[History of the LAL-test: validation and regulatory acceptance] [Article in German]

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Manfred Liebsch


Bacterial endotoxins gram-negative bacteria are the most relevant substances inducing hyperthermia in humans (pyrogens). Since endotoxins may contaminate pharmaceutical preparations during production process, purity is assured by monitoring the increase in body temperature of rabbits exposed to such preparations. This bioassay can be replaced by the LAL-test in which the clotting reaction of blood cells of the horseshoe crab limulus polyphemus is measured after contact with bacterial endotoxins. Although this reaction is significantly more sensitive to endotoxins than hyperthermia in rabbits, the LAL-test had to undergo 25-30 years of validation to achieve regulatory acceptance. Although endotoxin induced blood clotting in Limulus is quite similar to the same reaction in humans, acceptance of the assay as an alternative to testing in rabbits was delayed, since chemicals present in pharmaceutical preparations may interfere with the LAL clotting reaction. In addition, fever can be induced also by substances other than endotoxins. Therefore it has to be proven for each new preparation that the LAL-test can replace the rabbit pyrogen test in a case by case validation according to guidelines, as e.g. the German guideline, which was released in 1993. During the past decade some laboratories of the pharmaceutical industry in Germany were able to replace 95% of the rabbit pyrogen tests by the LAL-test without increasing the risk for humans.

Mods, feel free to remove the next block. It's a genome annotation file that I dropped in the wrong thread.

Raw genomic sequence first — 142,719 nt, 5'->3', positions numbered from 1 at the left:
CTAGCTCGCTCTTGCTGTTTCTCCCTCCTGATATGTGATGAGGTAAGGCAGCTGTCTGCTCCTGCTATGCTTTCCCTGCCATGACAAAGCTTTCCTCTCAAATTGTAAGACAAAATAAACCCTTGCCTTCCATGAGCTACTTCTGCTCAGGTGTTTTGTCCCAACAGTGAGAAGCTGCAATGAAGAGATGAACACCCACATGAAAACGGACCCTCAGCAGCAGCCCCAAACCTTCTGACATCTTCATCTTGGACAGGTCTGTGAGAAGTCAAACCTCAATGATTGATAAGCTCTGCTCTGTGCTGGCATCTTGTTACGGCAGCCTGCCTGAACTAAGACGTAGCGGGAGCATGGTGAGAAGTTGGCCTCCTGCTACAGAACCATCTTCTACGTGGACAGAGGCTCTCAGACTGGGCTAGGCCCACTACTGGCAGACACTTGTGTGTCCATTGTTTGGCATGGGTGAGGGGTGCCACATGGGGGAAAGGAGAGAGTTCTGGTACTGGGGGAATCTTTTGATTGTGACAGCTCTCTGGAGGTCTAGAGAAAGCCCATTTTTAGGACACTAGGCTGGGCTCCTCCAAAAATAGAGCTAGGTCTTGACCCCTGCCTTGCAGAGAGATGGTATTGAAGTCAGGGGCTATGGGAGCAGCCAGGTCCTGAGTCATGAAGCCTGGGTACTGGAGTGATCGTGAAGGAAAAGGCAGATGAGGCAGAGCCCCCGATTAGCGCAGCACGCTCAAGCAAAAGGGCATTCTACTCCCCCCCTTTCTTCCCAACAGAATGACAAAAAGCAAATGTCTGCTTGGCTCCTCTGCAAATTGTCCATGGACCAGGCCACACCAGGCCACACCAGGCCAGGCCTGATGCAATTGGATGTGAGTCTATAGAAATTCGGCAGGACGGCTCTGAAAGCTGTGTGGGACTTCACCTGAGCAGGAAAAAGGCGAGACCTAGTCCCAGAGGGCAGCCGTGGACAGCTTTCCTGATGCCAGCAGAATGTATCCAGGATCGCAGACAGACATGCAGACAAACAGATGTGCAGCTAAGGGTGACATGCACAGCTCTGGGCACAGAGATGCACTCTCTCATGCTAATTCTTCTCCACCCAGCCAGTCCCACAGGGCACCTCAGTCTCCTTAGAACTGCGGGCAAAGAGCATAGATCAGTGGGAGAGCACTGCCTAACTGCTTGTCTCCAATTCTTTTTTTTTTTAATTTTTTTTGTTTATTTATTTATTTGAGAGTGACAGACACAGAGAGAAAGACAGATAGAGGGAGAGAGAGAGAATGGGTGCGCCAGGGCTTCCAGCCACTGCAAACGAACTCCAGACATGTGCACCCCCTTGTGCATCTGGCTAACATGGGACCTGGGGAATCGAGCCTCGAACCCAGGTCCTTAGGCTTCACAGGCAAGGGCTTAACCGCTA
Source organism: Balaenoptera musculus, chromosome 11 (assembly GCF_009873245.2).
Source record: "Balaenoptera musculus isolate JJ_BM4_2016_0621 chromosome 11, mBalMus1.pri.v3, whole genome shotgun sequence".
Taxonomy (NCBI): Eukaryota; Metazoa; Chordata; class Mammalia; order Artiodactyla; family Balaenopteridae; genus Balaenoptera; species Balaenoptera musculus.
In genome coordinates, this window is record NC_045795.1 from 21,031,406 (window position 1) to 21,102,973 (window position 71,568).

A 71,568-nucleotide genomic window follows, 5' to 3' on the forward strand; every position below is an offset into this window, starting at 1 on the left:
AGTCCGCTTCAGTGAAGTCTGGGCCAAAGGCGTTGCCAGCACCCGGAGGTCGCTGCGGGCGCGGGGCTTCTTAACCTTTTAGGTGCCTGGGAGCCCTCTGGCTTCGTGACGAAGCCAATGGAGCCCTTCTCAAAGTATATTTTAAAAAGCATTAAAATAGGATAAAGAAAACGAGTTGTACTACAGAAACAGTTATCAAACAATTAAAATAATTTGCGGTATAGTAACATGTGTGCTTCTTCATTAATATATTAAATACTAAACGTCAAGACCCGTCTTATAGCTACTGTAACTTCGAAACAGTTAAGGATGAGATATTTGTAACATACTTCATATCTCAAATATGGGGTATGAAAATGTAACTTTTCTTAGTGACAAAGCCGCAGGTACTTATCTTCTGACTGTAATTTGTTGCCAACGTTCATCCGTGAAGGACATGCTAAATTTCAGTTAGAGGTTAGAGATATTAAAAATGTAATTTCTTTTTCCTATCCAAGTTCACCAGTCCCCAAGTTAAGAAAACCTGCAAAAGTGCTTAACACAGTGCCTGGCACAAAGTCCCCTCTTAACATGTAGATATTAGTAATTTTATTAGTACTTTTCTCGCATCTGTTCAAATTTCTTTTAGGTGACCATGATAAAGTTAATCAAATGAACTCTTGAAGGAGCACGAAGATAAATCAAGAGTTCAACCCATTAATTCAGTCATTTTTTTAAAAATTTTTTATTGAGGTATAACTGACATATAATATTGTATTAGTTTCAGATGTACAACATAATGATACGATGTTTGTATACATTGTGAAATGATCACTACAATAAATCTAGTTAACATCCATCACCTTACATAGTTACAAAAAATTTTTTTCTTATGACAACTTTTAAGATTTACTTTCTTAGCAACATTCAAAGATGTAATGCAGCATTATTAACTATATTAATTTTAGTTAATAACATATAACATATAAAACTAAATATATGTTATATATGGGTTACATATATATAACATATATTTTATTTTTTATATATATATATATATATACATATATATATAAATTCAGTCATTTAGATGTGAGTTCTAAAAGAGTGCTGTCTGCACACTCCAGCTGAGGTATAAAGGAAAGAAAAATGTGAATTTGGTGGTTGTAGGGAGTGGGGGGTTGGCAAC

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Liebsch, M. (1995) “[History of the LAL-test: validation and regulatory acceptance] [Article in German]”, ALTEX - Alternatives to animal experimentation, 12(2), pp. 76–80. Available at: https://www.altex.org/index.php/altex/article/view/1672 (Accessed: 4 February 2023).

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